The economy notched a new record last month–and it’s not a good one. For the first time, Americans’ credit card debt levels surpassed $1 trillion. 

During past recessions and economic recoveries, debt levels never reached this high signaling that despite headlines about economic growth and job creation, households are under strain from rising prices. 

When the new administration and Democratic-led Congress accelerated massive and unnecessary federal spending in 2021, they touched off generation-high inflation that batters households with financial pressure two years later.   

The Data

According to new data released by the Federal Reserve Bank of New York this week, credit card balances rose 4.6% (or $45 billion) to hit a series high of $1.03 trillion in Q2 2023. Americans opened 5.48 million new accounts this quarter and limits grew by $9 billion to $4.6 trillion. 

Auto loan balances rose by $20 billion and combined with credit card balances, were major drivers of total household debt rising marginally by $16 billion (0.1%) to over $17 trillion. 

Delinquency rates are an area of concern. While they were roughly flat in Q2 and remained low, previously they had been declining sharply since the beginning of the pandemic. Increasingly, credit card and auto loan debt moving into delinquency is rising (by 0.7 and 0.4 percentage points, repsectively).

Mortgage balances were largely unchanged from the previous quarter and stand at $12.01 trillion. Fewer people are refinancing their homes and home prices are starting to slip. These forces both reflect the impact of the Federal Reserve raising interest rates in an effort to cool down the housing market.

Student loans were the only bright spot in this data. Student loan balances fell by $35 billion to $1.57 trillion. 

What This Means For Me

Household financial health is concerning overall but worrisome for some. Because inflation remains 16% higher than in January 2021, they effectively received a paycut as my colleague Carrie Sheffield explained recently.

Households have had to alter their shopping habits such as trading down on brands or forgoing purchases, digging into their savings, and now racking up more consumer debt to manage month-to-month price increases.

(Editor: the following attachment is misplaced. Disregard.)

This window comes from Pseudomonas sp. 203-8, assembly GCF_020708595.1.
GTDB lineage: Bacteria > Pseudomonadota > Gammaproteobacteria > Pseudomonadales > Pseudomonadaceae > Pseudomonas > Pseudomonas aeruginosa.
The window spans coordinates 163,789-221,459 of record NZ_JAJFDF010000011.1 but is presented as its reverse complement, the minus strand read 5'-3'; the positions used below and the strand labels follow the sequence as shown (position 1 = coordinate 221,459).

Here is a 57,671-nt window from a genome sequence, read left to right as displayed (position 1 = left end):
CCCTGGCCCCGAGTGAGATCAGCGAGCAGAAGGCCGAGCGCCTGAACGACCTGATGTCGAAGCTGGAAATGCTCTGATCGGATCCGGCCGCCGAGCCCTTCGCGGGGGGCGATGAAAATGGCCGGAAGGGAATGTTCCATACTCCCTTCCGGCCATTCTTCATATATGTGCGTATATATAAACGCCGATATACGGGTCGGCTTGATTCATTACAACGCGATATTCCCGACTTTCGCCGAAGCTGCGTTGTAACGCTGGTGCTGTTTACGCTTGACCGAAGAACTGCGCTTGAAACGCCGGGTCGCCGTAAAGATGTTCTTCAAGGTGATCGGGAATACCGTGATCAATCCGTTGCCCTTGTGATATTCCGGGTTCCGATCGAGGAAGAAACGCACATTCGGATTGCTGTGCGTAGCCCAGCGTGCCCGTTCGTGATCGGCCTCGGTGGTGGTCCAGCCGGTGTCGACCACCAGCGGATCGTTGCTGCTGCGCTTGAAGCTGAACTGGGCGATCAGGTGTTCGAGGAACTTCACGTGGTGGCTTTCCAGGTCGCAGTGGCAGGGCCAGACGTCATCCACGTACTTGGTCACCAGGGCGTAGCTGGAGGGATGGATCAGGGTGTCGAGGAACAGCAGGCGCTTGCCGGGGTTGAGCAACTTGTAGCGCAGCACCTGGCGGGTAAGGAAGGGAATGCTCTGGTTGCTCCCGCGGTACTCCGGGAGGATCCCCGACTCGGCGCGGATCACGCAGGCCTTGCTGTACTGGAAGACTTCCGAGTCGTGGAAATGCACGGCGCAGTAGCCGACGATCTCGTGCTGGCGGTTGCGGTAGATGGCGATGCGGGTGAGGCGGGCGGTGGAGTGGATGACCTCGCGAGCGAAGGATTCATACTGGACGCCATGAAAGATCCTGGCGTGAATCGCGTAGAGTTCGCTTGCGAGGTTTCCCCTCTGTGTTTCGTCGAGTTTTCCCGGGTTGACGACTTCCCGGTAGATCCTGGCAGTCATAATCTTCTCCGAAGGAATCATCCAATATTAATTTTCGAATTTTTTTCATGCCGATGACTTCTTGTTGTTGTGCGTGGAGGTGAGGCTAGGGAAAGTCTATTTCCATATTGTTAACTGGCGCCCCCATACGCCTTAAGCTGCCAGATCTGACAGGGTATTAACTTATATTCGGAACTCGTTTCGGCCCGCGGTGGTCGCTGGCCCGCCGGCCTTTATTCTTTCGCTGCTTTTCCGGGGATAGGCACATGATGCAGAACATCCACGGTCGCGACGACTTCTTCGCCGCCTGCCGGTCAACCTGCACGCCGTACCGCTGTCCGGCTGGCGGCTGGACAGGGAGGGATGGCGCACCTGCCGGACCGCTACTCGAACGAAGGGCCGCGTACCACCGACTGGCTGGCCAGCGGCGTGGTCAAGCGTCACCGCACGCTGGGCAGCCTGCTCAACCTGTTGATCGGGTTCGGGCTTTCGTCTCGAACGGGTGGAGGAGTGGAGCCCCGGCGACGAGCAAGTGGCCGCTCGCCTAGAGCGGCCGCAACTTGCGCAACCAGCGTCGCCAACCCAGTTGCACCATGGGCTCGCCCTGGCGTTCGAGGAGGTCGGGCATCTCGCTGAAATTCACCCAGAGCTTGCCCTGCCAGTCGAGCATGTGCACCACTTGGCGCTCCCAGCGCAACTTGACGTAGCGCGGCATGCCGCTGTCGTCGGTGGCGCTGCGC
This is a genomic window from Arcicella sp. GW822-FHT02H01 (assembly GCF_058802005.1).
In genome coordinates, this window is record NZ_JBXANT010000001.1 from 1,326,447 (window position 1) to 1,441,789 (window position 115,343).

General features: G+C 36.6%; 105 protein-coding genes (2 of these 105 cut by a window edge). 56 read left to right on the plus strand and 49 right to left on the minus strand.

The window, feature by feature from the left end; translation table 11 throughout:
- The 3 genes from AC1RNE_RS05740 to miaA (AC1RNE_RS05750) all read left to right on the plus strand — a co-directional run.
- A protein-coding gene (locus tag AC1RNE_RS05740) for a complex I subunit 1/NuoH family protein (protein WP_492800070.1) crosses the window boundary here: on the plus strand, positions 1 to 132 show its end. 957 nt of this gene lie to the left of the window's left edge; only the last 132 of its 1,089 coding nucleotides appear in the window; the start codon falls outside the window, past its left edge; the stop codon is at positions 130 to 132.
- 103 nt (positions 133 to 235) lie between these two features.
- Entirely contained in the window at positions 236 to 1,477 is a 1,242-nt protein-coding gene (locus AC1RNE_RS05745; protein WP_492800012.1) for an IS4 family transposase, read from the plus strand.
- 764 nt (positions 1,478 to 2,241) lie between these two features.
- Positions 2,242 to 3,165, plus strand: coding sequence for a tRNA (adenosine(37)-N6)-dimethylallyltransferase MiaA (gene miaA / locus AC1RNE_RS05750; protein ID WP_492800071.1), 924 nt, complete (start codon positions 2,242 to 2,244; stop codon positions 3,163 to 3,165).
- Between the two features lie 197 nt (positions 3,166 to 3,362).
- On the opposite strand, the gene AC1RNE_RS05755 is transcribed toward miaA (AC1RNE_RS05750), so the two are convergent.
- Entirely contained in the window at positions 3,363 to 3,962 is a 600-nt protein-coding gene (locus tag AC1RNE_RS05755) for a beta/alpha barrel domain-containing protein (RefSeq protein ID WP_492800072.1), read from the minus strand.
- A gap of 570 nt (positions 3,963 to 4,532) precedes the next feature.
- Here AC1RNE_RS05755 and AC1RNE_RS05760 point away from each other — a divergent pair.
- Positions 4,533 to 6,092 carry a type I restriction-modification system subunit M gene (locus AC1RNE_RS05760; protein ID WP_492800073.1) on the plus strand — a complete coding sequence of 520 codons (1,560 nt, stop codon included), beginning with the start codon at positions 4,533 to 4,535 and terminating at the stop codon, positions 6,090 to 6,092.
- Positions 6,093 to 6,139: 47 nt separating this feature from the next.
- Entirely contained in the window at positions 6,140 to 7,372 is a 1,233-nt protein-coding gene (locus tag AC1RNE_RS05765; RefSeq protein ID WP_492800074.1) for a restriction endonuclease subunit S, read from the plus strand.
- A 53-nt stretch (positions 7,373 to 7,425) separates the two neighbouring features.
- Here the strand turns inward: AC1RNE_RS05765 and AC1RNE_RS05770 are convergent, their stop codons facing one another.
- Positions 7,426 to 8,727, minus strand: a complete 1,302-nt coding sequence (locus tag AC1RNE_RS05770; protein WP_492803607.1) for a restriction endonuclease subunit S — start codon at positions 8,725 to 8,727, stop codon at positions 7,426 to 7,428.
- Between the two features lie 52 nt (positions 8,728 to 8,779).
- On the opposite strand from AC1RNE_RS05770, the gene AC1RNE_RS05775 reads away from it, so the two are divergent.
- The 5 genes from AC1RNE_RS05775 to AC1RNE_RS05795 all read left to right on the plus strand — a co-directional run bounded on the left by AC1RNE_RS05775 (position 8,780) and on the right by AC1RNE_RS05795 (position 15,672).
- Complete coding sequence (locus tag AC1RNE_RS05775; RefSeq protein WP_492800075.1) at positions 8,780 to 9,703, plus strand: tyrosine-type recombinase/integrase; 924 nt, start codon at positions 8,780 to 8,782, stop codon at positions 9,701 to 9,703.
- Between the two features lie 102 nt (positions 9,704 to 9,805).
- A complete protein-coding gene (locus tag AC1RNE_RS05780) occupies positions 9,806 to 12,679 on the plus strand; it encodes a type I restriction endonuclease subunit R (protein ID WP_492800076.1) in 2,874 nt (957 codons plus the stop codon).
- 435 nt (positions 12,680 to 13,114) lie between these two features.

Even worse, Americans are pulling money out of their retirement accounts at an alarming rate. According to Bank of America, hardship withdrawals on 401(K) accounts surged by 36% from the first three months of the year.

There’s only so much hard debt that people can handle before delinquencies really spike,” Matt Schulz, chief credit analyst at LendingTree said. “Ultimately, you just have a lot of people who are doing OK now, but it wouldn’t take a whole lot for them to find themselves in a pretty sticky situation financially, whether that is a medical emergency, job loss, or even just student loan payments restarting.

Student loan repayment is set to begin in October for millions of debt holders which will set up a tenuous financial situation for many individuals and households.

At the root of our economic woes, we find government. Washington spent too much federal cash flooding the economy with money at a time when it was best to allow the economy to reopen and recover from pandemic shutdowns rather than overstimulate the economy. 

As economists at the Federal Reserve of San Francisco confirmed, President Biden’s $1.9 trillion American Rescue Plan drove the inflation rate higher. The inflation rate still has not drifted back down to its level on Biden’s first day in office or the Fed’s target inflation rate of 2%.

Inflation and the economy remain top issues for Americans and President Biden earns terrible marks for his handling of both issues. In recent Reuters/Ipsos polling, 60% of Americans, including a third of Democrats, said they disapproved of Biden’s handling of inflation.

Nearly two in three (64%) Americans say the economy is worse off compared to 2020 according to the same poll. So much for the misleadingly-named Inflation Reduction Act fooling people into thinking it would improve their lives.

Bottom Line

Bidenomics does not resonate with people because they connect the dots between his big-spending agenda and their inflation woes.